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Making Good Food Choices for the New Year

By Carol Witte, RDN, Nutrition Services Director

Starting the New Year by eating right does not have to be complicated! Begin with the goal of finding new foods to consume rather than concentrating on foods to avoid. Here are a few guidelines to get you started:Good Food Choices

  • Use color as your guide when planning your meals. Include fruits and vegetables with every meal.
  • Include whole grains. Try new grains and recipes that include whole grains.
  • Include low-fat or fat free milk or milk products
  • Include more fish, beans and nuts
  • Choose lean, low-sodium meats, poultry and egg selections.

Make Your Calories Count
Think nutrient-rich rather than “good” or “bad” foods. The majority of your food choices should be packed with vitamins, minerals, fiber and other nutrients, and lower in calories. Making smart food choices can help you stay healthy, manage your weight and allow you to maintain or improve your physical activity.

Focus on Variety
Eat a variety of foods from all the food groups to get the nutrients your body needs. Fruits and vegetables can be fresh, frozen or canned. Remember to read your labels and limit those vegetables with added fat and sodium. Eat more dark green vegetables such as leafy greens and broccoli and orange vegetables including carrots and sweet potatoes. Vary your protein choices with more fish, beans and peas. Eat at least three ounces of whole-grain cereals, breads, crackers, rice or pasta every day.

Know Your Fats
Most of the fats you eat should be monounsaturated and polyunsaturated fats. Check the nutritional fact panel on the food labels. Look for foods low in saturated fats, trans fats and cholesterol to help reduce your risk of heart disease. Try using canola, corn or olive oil in place of margarine or butter. Be cautious with portion size.

Keep Yourself Healthy
Maintain a healthy immune system, preserve normal nerve function and prevent certain types of anemia by including foods which provide a good source of vitamin B6. To help prevent a B6 deficiency, eat foods that are rich in the vitamin such as fortified cereals and grains, beans, poultry, fish, dark leafy green vegetables, oranges and cantaloupe.

Iron Rich Foods
The most common sign of an iron deficiency is fatigue. Other symptoms can include dizziness, headache, chilly extremities, paleness in the skin and under the eyelids and weakness. An unusual craving for non-food items such as ice can also be a sign. The best sources of iron include lean meat, poultry and seafood. If you don’t eat a lot of these foods, be sure to get a good plant-based source for each meal which would include lentils, beans, spinach or iron-fortified cereals. You get bonus points for eating a vitamin C-rich food at the same time, since vitamin C increases absorption of iron from plant foods.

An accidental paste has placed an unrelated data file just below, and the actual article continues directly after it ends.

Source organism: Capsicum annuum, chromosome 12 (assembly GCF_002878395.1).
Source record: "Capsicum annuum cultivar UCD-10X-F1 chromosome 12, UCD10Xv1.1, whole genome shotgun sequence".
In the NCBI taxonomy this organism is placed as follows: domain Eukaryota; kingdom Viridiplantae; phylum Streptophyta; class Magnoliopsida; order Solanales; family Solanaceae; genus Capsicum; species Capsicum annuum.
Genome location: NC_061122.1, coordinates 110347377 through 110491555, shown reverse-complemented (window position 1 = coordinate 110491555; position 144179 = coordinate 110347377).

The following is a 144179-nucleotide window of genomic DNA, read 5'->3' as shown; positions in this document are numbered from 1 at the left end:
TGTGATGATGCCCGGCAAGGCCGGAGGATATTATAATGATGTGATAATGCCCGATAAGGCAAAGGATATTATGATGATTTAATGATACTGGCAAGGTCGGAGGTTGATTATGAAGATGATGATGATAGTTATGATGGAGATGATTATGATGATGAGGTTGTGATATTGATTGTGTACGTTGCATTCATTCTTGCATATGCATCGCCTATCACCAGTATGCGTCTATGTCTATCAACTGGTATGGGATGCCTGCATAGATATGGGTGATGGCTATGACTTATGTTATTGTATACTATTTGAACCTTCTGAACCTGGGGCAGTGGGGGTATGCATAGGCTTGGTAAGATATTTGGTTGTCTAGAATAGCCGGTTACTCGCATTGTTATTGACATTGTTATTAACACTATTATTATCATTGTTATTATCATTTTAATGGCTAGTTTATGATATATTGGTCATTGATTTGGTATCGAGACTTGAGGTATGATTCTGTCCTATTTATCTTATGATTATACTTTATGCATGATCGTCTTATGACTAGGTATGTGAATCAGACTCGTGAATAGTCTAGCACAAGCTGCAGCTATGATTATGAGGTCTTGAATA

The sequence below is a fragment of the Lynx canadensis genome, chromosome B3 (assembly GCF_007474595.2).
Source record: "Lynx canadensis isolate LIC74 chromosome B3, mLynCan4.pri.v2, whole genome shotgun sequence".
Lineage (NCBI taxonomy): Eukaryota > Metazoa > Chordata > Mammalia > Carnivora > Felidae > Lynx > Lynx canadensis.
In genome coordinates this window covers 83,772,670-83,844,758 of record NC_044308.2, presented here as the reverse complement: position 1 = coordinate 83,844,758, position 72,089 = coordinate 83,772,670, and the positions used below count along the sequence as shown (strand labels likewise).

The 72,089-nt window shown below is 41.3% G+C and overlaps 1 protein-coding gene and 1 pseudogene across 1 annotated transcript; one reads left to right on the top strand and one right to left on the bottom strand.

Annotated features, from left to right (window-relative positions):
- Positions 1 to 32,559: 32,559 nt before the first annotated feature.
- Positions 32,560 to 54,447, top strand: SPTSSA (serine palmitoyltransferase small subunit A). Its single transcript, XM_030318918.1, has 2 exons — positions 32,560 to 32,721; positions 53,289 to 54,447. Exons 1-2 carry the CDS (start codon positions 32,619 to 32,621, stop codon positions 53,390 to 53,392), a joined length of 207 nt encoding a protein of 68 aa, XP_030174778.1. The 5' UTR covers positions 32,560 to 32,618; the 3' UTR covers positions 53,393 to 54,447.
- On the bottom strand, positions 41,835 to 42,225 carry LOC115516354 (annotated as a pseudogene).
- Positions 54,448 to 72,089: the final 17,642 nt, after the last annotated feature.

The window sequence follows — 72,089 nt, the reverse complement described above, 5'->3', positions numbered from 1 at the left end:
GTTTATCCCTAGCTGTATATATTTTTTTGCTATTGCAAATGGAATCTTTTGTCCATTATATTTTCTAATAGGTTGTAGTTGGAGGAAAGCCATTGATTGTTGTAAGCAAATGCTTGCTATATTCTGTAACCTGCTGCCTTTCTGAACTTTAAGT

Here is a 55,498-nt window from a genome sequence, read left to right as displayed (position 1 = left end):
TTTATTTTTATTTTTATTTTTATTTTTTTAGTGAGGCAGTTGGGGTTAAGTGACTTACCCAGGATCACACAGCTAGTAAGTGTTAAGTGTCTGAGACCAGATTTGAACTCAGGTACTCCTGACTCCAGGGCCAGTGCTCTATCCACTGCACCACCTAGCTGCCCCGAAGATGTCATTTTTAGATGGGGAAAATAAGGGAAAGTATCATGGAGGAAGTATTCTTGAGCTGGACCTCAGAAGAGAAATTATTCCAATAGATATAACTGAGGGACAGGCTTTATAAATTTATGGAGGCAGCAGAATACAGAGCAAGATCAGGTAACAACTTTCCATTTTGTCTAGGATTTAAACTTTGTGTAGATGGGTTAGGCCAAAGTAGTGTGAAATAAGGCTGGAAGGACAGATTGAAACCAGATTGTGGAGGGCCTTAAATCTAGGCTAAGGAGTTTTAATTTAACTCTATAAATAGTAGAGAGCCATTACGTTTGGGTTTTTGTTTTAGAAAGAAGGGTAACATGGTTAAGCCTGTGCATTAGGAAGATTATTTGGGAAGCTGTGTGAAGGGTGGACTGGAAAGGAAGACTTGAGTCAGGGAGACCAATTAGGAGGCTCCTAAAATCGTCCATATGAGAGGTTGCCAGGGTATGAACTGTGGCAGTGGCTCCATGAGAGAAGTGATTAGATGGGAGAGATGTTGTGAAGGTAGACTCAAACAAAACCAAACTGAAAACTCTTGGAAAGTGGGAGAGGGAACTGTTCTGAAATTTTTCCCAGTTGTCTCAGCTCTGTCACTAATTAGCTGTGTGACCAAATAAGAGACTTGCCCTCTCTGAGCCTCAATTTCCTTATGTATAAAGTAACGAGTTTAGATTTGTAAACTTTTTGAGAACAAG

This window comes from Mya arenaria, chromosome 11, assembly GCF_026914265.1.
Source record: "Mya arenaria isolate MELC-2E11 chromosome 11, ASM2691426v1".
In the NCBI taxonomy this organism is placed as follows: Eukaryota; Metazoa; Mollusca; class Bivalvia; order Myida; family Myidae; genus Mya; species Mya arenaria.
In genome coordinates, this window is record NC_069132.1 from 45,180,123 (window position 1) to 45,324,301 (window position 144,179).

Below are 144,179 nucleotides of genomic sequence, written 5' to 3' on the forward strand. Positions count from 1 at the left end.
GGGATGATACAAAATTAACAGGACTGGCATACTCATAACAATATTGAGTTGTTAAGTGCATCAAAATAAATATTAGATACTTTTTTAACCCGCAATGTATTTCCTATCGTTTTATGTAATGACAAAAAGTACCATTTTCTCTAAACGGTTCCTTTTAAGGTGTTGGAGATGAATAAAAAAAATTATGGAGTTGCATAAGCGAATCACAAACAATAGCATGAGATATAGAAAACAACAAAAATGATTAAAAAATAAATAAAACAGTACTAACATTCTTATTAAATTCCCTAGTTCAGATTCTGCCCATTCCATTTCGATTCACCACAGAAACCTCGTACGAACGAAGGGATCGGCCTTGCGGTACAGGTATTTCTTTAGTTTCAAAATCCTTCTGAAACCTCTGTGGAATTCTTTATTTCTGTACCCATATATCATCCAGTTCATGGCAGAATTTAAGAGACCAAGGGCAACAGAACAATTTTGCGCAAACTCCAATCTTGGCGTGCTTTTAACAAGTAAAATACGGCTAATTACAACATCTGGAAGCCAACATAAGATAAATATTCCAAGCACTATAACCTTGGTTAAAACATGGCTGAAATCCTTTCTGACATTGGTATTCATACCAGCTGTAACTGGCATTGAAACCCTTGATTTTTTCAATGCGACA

Vitamin D is Important
Vitamin D is often referred to as the sunshine vitamin because of the body’s ability to convert sunlight exposure to Vitamin D. Vitamin D helps to maintain bone health and boost your immune system. Fortified dairy products (including fat-free milk), fortified orange juice, salmon and tuna are rich in this nutrient. Don’t forget that spending some time in the sun during the warmer months (without getting burned) helps your skin naturally make vitamin D.

Include Foods Rich in Vitamin C
People who have a very low intake of fruits and vegetables are at risk of inadequate intake of vitamin C. If you notice bleeding gums, easy bruising and wounds that seem to heal slowly, you could have an insufficient vitamin C intake. In addition to oranges, pineapple, lemons and limes, other good sources of this vitamin include bell peppers, broccoli, baked potato, guava, papaya, kiwi and strawberries. Remember to eat in COLOR!

Start your New Year by keeping your plate varied and colorful!